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Jeremy Wessels

Jeremy Wessels

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Update

ICSA Guidance on holding virtual board meetings

[Dynamic date]

15 April 2020

ICSA has issued practice guidelines for board members looking to hold virtual board meetings following the new working from home environment caused by the COVID-19 pandemic. We set out below some of the key points to consider.

The Chartered Governance Institute (ICSA) has recently issued guidance about virtual board meetings. Clearly it is important that decision makers continue not just to meet frequently to discuss any issues that the business faces, but also continue to properly minute their decisions.

Most of the virtual meeting technology platforms have an option to record the meeting. The advice from the ICSA is 'minute the meeting as usual – don't record it – recording board and committee meetings is not generally recommended'. We endorse that advice. A properly drawn up set of minutes is a vital discipline to ensure that the output of the meeting is a clear set of next steps and responsibilities, and a cross check that all the issues that were required to be decided and discussed at the meeting were in fact considered by the decision makers. While it may be convenient to record the meeting to do the minutes 'later', we suggest it is preferable for minutes to continue to be drawn up in the usual way, and decision makers should consider whether their conduct of a virtual meeting needs to be adapted to enable this to take place.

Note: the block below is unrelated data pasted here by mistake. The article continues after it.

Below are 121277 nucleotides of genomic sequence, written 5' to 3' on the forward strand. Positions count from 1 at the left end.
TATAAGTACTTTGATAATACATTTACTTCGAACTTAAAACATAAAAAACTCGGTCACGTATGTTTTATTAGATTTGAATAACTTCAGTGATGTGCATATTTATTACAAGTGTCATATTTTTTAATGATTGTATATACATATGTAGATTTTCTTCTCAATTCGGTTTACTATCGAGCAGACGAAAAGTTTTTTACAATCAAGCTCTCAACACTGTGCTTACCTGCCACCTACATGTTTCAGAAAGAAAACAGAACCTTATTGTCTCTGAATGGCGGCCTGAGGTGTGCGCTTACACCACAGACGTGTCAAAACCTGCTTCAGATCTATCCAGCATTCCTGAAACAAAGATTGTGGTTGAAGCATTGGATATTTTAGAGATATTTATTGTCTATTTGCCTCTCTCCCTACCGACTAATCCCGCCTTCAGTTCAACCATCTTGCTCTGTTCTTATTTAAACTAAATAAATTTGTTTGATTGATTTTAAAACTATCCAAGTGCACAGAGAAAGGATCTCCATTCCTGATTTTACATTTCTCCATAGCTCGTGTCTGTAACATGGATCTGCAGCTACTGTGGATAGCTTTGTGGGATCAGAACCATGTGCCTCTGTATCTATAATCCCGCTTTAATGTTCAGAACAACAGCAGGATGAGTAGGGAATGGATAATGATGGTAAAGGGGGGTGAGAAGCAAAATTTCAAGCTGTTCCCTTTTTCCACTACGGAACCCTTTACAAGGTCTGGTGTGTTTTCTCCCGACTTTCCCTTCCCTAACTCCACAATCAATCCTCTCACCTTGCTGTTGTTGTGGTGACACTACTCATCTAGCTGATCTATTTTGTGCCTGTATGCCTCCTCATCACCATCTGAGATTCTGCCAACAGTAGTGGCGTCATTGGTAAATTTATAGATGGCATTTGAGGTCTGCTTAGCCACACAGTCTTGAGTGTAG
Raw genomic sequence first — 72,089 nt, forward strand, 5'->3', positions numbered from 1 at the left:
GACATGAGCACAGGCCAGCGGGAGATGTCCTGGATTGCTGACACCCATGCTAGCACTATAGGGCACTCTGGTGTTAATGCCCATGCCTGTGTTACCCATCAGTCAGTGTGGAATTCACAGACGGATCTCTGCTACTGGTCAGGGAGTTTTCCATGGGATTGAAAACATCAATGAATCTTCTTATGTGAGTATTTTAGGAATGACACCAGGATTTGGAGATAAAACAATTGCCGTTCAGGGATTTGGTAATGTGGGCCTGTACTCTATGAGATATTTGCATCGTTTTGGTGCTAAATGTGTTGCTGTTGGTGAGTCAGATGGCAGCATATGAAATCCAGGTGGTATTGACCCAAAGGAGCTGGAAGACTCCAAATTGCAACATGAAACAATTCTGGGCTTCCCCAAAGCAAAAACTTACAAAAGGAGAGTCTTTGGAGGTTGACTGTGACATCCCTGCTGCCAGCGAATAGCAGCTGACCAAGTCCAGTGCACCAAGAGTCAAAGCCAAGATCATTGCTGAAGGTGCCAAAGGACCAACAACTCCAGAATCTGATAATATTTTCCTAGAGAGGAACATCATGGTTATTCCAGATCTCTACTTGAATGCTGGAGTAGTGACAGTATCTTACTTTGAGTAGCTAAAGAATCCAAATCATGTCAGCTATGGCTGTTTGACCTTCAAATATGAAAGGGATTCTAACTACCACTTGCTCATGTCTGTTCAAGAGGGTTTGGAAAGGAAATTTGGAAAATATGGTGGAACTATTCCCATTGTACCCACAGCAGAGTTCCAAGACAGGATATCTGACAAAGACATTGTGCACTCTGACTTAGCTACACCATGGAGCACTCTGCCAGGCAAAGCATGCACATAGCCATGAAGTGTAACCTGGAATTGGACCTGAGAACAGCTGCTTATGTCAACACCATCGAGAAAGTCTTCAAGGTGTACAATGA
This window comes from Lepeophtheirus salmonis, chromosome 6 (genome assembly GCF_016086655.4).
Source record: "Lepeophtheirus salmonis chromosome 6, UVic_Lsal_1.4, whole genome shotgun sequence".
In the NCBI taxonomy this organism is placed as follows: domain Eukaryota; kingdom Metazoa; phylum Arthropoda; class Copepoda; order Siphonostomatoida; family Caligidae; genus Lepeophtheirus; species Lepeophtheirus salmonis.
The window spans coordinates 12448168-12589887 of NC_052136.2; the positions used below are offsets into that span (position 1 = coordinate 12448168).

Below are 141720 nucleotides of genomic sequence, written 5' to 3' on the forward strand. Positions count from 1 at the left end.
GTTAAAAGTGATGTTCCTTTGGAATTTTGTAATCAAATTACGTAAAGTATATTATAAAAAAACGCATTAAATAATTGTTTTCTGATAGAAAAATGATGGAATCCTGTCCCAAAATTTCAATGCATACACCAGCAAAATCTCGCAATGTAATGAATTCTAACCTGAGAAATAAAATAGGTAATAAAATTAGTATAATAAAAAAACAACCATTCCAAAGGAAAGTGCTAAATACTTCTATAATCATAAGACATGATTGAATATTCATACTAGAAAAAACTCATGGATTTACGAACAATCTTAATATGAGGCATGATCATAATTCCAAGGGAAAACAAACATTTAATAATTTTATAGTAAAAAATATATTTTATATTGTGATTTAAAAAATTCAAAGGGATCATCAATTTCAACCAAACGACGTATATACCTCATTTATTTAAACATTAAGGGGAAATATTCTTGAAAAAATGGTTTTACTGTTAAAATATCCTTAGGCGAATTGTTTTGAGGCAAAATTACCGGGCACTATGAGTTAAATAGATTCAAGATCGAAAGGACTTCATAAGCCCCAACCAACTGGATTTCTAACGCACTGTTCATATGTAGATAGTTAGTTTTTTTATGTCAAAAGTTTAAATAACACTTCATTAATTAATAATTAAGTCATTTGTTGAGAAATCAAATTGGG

This may mean, for example, taking more breaks during the meeting so the minute taker can catch up and the chair may wish to check, more frequently than normal that it is clear what decisions have been taken and what needs to be recorded in the minutes.

A properly drawn up set of minutes explaining the decision making is often a potent antidote to criticisms of and challenges to actions taken or not taken by financial service businesses. There is always a danger if minutes have to be written up after an issue has arisen. We suggest that steps are taken to ensure that decisions continue to be minuted in a timely manner as they were before the outbreak of the pandemic.

 

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